The Attempt Dossier (El Atentado) (2010)
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Critic Reviews for The Attempt Dossier (El Atentado)
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Audience Reviews for The Attempt Dossier (El Atentado)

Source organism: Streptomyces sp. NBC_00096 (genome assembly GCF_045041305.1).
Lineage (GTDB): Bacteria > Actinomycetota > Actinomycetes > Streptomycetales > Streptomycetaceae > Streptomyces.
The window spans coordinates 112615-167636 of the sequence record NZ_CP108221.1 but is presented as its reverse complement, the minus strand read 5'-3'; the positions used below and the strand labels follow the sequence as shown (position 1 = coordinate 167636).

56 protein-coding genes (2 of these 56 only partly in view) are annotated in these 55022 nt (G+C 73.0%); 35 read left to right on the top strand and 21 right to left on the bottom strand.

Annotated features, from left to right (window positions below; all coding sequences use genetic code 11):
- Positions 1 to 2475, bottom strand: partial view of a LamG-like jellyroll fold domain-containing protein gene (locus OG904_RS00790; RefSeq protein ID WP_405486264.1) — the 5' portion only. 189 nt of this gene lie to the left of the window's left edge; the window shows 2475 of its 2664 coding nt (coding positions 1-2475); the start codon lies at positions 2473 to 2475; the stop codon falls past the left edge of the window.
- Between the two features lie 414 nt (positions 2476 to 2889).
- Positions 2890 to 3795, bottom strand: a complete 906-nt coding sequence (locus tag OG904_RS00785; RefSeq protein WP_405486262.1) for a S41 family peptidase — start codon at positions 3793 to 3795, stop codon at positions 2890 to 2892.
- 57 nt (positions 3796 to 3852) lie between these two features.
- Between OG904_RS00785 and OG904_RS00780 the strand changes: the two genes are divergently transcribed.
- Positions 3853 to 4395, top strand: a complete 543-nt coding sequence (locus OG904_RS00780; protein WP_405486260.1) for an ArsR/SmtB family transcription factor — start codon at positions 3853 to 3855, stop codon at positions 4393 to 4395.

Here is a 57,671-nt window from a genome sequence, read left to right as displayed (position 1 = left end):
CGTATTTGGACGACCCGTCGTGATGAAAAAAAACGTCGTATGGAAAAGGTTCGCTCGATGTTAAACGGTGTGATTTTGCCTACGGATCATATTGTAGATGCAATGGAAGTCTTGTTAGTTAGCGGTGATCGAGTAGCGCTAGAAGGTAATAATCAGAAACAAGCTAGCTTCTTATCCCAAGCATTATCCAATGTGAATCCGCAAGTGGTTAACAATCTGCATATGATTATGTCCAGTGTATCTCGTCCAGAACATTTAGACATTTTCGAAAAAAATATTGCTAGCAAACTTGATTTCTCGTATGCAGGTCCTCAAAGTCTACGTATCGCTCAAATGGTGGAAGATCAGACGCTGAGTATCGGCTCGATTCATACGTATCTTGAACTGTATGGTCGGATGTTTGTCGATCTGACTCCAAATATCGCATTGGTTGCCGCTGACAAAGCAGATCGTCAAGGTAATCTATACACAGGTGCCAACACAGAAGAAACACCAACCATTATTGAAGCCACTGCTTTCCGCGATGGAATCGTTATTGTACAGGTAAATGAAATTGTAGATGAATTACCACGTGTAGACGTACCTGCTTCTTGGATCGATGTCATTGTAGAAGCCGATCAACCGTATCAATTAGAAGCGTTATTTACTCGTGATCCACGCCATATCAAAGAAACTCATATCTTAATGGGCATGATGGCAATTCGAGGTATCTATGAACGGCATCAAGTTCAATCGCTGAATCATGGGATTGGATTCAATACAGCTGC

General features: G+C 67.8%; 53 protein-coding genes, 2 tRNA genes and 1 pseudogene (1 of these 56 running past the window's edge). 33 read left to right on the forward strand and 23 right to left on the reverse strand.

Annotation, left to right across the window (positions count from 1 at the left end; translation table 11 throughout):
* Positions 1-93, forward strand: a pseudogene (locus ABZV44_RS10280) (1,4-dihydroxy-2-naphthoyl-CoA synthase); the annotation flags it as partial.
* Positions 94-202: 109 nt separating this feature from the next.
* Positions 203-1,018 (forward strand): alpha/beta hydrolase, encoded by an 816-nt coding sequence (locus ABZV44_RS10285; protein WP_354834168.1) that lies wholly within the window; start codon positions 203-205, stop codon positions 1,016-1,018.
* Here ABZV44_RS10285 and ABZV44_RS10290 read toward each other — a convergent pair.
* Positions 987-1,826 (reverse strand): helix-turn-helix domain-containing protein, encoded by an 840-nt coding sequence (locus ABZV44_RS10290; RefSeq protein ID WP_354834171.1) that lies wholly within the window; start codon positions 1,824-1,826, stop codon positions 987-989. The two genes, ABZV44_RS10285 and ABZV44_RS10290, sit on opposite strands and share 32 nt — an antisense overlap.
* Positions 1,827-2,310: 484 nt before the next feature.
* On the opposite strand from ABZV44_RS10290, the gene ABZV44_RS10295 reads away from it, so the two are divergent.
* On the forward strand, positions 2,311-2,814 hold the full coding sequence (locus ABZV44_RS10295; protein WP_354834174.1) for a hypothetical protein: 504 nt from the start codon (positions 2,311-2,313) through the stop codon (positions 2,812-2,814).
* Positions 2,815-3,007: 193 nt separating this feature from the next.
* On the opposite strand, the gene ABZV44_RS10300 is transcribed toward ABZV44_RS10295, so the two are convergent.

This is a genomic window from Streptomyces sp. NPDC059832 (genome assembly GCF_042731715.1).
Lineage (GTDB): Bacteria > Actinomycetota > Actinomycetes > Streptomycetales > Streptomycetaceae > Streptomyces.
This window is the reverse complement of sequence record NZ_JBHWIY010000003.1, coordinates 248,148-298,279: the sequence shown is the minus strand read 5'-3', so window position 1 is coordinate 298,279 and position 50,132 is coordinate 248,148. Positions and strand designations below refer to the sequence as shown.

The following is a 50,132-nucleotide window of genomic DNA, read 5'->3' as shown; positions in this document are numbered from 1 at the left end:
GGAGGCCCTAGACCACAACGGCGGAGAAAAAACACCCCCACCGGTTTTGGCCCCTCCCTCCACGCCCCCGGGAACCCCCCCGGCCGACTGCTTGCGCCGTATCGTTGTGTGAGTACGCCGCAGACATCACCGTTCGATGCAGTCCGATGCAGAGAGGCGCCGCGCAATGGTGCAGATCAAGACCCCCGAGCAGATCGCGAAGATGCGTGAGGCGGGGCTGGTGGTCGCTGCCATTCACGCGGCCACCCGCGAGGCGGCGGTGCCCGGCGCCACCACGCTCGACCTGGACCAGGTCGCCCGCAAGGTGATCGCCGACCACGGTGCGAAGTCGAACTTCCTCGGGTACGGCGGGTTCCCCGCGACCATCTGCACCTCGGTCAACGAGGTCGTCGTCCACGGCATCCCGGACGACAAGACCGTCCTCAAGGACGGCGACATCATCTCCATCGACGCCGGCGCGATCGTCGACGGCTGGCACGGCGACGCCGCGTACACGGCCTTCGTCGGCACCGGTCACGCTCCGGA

You know you're in trouble when the opening montage is far more interesting than the movie, and that's the case with 'El Atentado', adapted from the novel by Álvaro Uribe. I truly can't find a reason for this movie to be made, except to cash in on all the fever surrounding the Centennial of Mexican Revolution and the Bicentennial of Independence. Everything about it is pointless, from the majority of its characters to the acting, which is no better than the one found in a telenovela. 'El Atentado' is the most expensive film in the history of Mexican cinema, and it does not show. The art direction looks flawless and marvelously detailed, but just look closer: the scenes in the back are blatantly hand-painted (I'm not kidding). Some of the finest working Mexican actors are completely wasted, especially Daniel Giménez Cacho, thanks to a far too simple, redundant, even stupid script. The use (or abuse) of a sequence comprised of imaginary scenarios, which normally works perfectly in comedies (like it did in 'Superbad'), doesn't help this drama, to which it adds an element of unintentional hilarity. One of El Atentado's biggest failures lies in its depiction of one of the most important political figures in the history of Mexico, Porfirio Díaz. In the film, Arturo Beristáin presents Díaz as a mere caricature. The flick's only achievements are its stunning cinematography and costume design, as well as the equally stunning presence of breathtaking Irene Azuela.
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